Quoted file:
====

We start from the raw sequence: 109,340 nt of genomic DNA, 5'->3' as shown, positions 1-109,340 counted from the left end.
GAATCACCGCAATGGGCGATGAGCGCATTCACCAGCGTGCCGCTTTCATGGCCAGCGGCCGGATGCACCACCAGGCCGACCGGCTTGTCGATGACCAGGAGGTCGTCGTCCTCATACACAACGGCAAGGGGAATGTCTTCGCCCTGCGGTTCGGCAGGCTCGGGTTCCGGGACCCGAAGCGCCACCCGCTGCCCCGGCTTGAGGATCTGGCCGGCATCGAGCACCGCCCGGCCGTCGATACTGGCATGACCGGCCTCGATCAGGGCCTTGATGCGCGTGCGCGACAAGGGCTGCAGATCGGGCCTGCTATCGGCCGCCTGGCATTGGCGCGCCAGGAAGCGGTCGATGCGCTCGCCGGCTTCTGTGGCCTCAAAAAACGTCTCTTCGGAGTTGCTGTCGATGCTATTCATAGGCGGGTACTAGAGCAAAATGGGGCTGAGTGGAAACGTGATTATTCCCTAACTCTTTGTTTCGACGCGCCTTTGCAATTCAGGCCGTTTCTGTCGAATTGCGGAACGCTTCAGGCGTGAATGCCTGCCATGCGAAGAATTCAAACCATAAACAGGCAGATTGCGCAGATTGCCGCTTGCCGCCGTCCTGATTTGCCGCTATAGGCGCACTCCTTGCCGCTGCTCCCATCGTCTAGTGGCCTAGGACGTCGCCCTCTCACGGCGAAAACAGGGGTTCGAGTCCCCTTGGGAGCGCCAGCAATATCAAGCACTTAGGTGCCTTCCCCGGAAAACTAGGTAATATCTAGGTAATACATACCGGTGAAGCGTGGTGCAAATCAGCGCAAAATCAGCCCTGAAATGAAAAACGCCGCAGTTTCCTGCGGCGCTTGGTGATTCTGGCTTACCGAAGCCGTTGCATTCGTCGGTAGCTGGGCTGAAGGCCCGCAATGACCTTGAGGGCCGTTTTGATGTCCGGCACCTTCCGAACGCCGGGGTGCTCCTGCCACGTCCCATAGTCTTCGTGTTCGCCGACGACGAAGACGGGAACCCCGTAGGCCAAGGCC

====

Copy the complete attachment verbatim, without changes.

We start from the raw sequence: 109,340 nt of genomic DNA, 5'->3' as shown, positions 1-109,340 counted from the left end.
GAATCACCGCAATGGGCGATGAGCGCATTCACCAGCGTGCCGCTTTCATGGCCAGCGGCCGGATGCACCACCAGGCCGACCGGCTTGTCGATGACCAGGAGGTCGTCGTCCTCATACACAACGGCAAGGGGAATGTCTTCGCCCTGCGGTTCGGCAGGCTCGGGTTCCGGGACCCGAAGCGCCACCCGCTGCCCCGGCTTGAGGATCTGGCCGGCATCGAGCACCGCCCGGCCGTCGATACTGGCATGACCGGCCTCGATCAGGGCCTTGATGCGCGTGCGCGACAAGGGCTGCAGATCGGGCCTGCTATCGGCCGCCTGGCATTGGCGCGCCAGGAAGCGGTCGATGCGCTCGCCGGCTTCTGTGGCCTCAAAAAACGTCTCTTCGGAGTTGCTGTCGATGCTATTCATAGGCGGGTACTAGAGCAAAATGGGGCTGAGTGGAAACGTGATTATTCCCTAACTCTTTGTTTCGACGCGCCTTTGCAATTCAGGCCGTTTCTGTCGAATTGCGGAACGCTTCAGGCGTGAATGCCTGCCATGCGAAGAATTCAAACCATAAACAGGCAGATTGCGCAGATTGCCGCTTGCCGCCGTCCTGATTTGCCGCTATAGGCGCACTCCTTGCCGCTGCTCCCATCGTCTAGTGGCCTAGGACGTCGCCCTCTCACGGCGAAAACAGGGGTTCGAGTCCCCTTGGGAGCGCCAGCAATATCAAGCACTTAGGTGCCTTCCCCGGAAAACTAGGTAATATCTAGGTAATACATACCGGTGAAGCGTGGTGCAAATCAGCGCAAAATCAGCCCTGAAATGAAAAACGCCGCAGTTTCCTGCGGCGCTTGGTGATTCTGGCTTACCGAAGCCGTTGCATTCGTCGGTAGCTGGGCTGAAGGCCCGCAATGACCTTGAGGGCCGTTTTGATGTCCGGCACCTTCCGAACGCCGGGGTGCTCCTGCCACGTCCCATAGTCTTCGTGTTCGCCGACGACGAAGACGGGAACCCCGTAGGCCAAGGCC